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There are three circles, all of them touching each other. The bottom two circles are laying on an imaginary floor, such that they touch the line g=-r as well.

Given are all three radii, r1 (A), r2 (B) and r3 (C). Assuming circle A has its center on (0/0), B has its center on (2 sqrt(r1 * r2), r2 - r1). I am now supposed to find the coordinates of C.

Is this a know problem and has an easy/straighforward solution? I can't seem to find a nice approach.

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1 Answer 1

up vote 4 down vote accepted

Since you know the radii $r_1$, $r_2$, and $r_3$ and the centers $A$ and $B$, the center $C(x_c,y_c)$ must be a distance $r_1+r_3$ from $A$ and a distance $r_2+r_3$ from $B$, which gives the two equations $$x_c^2+y_c^2=(r_1+r_3)^2$$ and $$(x_c-2\sqrt{r_1r_2})^2+(y_c-(r_2-r_1))^2=(r_2+r_3)^2$$ Solving the system for $(x_c,y_c)$ should give the two possible coordinate pairs for $C$ (one as you've pictured, the other "below" the first two circles).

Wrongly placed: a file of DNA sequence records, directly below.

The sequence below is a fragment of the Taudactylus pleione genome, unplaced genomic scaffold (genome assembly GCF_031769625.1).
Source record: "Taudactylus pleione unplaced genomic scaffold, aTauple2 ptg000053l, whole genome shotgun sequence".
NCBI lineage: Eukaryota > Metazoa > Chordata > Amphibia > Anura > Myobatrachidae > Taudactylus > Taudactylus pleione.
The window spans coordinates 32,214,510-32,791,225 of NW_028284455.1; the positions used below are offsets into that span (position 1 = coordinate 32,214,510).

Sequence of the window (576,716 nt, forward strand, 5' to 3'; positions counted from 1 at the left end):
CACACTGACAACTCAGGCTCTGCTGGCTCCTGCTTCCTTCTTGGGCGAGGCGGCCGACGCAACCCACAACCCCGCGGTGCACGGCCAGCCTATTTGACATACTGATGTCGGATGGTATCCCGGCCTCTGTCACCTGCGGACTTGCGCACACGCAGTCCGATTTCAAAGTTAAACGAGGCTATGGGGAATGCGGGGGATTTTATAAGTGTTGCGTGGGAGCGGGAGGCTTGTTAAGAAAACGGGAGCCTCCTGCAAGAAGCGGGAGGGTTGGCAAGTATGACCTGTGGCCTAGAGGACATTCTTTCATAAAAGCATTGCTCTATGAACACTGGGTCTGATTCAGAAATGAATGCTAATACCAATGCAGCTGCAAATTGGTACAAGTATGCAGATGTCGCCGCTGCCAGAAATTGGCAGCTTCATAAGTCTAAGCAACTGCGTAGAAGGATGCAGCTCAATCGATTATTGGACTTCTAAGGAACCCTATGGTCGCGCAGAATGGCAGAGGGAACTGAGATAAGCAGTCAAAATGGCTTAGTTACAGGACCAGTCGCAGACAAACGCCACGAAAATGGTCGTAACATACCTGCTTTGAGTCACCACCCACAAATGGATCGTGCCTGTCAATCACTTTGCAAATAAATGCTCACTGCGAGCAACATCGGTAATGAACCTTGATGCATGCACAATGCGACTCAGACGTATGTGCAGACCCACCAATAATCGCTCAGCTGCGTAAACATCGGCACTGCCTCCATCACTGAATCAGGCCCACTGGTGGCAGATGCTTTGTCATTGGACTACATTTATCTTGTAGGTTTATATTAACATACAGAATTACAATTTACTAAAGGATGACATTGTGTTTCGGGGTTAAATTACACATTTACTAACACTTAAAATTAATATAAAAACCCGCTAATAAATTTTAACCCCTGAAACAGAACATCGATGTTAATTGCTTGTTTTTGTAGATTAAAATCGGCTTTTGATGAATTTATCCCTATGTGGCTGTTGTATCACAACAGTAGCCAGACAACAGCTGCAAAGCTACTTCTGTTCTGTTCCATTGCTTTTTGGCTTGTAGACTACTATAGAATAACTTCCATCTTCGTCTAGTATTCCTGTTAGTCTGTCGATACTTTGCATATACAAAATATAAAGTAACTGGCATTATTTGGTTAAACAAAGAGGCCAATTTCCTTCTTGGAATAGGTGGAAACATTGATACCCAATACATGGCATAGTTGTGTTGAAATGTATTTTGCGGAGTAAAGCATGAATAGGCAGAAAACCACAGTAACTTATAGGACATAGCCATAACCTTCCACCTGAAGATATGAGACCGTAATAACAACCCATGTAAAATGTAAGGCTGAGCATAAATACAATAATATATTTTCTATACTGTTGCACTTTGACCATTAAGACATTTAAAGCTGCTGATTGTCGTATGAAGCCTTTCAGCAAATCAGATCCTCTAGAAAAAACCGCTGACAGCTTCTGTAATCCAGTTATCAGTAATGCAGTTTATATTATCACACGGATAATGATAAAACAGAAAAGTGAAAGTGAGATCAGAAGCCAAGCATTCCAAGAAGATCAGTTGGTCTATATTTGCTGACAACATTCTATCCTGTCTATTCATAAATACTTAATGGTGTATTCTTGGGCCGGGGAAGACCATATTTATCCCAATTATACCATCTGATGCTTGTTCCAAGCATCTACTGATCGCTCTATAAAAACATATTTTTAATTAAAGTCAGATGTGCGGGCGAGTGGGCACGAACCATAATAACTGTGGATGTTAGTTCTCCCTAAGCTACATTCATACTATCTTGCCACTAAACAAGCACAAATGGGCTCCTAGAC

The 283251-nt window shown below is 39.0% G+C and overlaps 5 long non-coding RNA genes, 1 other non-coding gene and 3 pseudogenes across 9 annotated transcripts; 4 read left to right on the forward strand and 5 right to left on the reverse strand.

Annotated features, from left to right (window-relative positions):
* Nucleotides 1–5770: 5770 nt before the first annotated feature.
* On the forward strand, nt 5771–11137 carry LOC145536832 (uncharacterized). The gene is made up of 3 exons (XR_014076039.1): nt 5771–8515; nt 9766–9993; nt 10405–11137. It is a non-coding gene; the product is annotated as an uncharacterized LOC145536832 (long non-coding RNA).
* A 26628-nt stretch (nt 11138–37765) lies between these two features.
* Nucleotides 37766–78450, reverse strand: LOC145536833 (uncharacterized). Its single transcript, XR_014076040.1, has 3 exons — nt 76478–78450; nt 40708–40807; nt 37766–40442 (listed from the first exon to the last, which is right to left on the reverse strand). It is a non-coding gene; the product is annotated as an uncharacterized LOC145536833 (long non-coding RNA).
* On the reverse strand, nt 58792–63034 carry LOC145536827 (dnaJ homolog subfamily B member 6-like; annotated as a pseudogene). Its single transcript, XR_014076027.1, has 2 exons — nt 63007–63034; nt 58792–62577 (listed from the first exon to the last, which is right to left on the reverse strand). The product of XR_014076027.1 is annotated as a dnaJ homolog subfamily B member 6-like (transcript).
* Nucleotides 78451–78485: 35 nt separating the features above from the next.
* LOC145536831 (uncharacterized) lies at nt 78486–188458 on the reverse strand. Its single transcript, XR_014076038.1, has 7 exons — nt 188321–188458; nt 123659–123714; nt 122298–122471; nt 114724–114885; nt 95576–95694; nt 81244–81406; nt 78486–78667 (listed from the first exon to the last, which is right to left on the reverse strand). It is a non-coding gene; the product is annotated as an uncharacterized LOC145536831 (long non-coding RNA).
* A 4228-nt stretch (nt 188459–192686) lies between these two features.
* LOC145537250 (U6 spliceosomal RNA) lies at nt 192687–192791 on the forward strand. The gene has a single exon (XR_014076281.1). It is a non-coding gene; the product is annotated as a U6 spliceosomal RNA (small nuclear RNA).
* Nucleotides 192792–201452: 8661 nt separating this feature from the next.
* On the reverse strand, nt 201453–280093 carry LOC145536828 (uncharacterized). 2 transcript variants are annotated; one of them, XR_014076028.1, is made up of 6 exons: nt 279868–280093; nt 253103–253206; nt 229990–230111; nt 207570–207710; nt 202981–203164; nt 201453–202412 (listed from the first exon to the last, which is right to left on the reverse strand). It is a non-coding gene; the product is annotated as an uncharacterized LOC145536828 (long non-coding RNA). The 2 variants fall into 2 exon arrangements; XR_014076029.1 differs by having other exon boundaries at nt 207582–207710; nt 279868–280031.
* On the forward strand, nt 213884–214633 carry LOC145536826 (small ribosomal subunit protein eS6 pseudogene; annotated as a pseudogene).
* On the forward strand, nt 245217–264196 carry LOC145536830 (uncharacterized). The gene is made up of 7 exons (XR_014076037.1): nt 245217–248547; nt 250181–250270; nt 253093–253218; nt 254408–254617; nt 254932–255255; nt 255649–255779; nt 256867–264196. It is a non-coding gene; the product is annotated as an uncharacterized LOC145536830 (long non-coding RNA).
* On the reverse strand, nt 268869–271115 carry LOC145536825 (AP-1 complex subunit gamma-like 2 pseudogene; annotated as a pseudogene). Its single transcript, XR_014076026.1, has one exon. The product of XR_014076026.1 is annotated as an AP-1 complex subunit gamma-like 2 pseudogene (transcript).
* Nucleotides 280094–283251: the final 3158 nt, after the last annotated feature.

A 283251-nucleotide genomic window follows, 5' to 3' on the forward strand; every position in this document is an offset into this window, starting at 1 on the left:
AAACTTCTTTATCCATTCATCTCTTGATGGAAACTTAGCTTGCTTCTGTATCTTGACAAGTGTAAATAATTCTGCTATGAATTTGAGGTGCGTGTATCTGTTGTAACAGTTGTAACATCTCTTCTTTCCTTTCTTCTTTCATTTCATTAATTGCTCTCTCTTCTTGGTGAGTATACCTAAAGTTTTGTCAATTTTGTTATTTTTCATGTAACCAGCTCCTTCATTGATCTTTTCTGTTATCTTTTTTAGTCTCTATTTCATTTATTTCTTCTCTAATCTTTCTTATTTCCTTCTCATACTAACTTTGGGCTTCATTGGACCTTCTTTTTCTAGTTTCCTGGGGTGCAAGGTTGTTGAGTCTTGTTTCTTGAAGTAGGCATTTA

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Thanks a lot! I was fiddling around with the law of cosine by using the triangle i picted. Accepted and upvoted. –  fjdumont Mar 18 '11 at 15:08
    
@fjdumont: I'm sure it can be done with the Law of Cosines—since you know the three side lengths of the triangle shown, you can get the measure of the angle at $A$; knowing where $B$ is, you can get the angle between $\overline{AB}$ and the $x$-axis; using those two angles and the length $AC$, you can get the coordinates of $C$. –  Isaac Mar 18 '11 at 15:12
    
This is actually pretty much what I did, but I looked for a nicer solution :P –  fjdumont Mar 18 '11 at 18:24

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